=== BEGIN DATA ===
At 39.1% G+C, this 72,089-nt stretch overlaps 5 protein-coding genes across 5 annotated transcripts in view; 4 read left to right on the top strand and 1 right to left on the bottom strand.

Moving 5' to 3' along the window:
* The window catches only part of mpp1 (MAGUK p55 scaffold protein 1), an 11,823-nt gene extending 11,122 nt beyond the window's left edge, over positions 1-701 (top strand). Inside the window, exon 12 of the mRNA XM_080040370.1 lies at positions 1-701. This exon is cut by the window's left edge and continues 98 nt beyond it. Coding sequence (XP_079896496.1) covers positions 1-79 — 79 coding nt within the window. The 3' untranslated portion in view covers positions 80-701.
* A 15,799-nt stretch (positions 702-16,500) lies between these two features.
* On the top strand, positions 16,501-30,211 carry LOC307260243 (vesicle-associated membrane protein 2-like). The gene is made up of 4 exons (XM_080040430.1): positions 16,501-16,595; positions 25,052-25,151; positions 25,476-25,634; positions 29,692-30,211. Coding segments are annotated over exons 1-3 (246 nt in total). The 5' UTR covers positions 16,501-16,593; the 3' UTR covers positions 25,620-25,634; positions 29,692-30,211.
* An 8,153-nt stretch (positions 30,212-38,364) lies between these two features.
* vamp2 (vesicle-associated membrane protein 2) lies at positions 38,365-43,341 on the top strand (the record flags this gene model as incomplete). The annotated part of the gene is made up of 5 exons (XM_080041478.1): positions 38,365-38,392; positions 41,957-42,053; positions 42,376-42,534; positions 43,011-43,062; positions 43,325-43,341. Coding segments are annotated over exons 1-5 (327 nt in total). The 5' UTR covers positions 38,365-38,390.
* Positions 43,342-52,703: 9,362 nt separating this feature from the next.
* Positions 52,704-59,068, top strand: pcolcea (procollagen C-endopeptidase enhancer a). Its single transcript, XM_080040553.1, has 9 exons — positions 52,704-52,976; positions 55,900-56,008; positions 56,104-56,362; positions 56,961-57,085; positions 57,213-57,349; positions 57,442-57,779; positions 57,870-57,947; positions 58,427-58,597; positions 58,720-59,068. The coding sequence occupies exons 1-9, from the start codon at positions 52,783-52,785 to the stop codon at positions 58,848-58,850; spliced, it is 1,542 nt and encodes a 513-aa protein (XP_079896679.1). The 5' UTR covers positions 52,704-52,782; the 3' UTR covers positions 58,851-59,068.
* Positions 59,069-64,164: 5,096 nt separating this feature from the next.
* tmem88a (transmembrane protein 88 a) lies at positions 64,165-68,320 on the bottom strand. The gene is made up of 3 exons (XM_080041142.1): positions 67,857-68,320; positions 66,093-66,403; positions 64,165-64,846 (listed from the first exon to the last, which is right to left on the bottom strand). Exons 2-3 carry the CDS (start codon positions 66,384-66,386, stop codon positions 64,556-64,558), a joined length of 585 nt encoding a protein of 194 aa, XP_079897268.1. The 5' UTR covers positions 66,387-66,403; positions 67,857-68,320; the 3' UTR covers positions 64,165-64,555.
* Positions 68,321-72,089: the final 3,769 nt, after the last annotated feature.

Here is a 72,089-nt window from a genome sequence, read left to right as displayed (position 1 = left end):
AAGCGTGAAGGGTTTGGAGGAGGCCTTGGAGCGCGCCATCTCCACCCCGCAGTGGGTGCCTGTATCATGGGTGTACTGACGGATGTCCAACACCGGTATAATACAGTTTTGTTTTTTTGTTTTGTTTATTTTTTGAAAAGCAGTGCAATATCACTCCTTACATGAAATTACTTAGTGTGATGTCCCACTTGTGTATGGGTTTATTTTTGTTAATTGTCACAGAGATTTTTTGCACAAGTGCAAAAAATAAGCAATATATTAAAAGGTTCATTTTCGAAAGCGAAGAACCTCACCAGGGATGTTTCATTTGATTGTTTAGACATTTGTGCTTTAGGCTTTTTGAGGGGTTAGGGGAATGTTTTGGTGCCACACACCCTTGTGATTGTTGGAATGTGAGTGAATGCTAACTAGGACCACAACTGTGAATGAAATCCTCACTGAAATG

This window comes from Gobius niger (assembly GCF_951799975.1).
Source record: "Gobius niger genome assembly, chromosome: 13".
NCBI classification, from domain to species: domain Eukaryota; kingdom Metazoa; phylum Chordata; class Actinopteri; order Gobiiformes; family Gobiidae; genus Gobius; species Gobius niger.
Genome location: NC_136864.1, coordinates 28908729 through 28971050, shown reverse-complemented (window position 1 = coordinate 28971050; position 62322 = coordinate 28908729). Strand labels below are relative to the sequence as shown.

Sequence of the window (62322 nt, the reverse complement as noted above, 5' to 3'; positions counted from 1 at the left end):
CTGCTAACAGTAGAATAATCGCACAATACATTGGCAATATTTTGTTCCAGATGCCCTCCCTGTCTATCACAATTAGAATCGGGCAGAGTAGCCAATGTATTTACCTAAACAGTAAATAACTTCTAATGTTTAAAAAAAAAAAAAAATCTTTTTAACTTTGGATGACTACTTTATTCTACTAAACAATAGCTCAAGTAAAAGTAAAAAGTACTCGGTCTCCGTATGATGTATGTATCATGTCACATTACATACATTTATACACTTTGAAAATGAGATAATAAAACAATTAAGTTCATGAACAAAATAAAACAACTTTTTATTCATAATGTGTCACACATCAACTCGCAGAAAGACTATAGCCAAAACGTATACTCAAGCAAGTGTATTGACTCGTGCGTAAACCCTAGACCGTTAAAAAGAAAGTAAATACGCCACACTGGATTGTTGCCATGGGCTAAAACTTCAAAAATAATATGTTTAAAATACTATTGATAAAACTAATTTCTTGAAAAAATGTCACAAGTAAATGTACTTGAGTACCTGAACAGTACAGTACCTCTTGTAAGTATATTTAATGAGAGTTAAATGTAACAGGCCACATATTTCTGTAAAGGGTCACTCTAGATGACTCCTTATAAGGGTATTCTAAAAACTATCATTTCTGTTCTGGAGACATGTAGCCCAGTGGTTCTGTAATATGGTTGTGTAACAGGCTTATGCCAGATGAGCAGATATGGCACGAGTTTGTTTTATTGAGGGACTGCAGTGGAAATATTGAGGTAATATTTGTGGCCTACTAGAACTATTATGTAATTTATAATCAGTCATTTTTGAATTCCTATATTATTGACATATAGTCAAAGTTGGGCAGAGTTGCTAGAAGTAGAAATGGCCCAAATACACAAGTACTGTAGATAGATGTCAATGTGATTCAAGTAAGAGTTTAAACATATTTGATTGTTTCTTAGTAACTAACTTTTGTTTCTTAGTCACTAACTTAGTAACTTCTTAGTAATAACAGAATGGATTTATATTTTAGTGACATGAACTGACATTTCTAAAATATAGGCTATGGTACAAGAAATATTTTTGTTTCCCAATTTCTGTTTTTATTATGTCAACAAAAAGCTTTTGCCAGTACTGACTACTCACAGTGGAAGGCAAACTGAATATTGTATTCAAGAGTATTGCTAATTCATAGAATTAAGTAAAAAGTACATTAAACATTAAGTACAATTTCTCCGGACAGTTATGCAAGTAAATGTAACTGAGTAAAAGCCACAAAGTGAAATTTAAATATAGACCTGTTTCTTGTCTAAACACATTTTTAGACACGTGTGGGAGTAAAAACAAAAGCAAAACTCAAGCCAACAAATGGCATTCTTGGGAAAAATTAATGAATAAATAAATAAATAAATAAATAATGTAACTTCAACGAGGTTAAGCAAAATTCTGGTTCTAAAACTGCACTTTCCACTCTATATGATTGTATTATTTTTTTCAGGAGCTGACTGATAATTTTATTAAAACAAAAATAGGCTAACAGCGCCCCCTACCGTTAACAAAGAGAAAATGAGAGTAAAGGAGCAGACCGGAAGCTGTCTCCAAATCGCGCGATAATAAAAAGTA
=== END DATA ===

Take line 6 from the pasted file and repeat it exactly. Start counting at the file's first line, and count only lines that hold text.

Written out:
* An 8,153-nt stretch (positions 30,212-38,364) lies between these two features.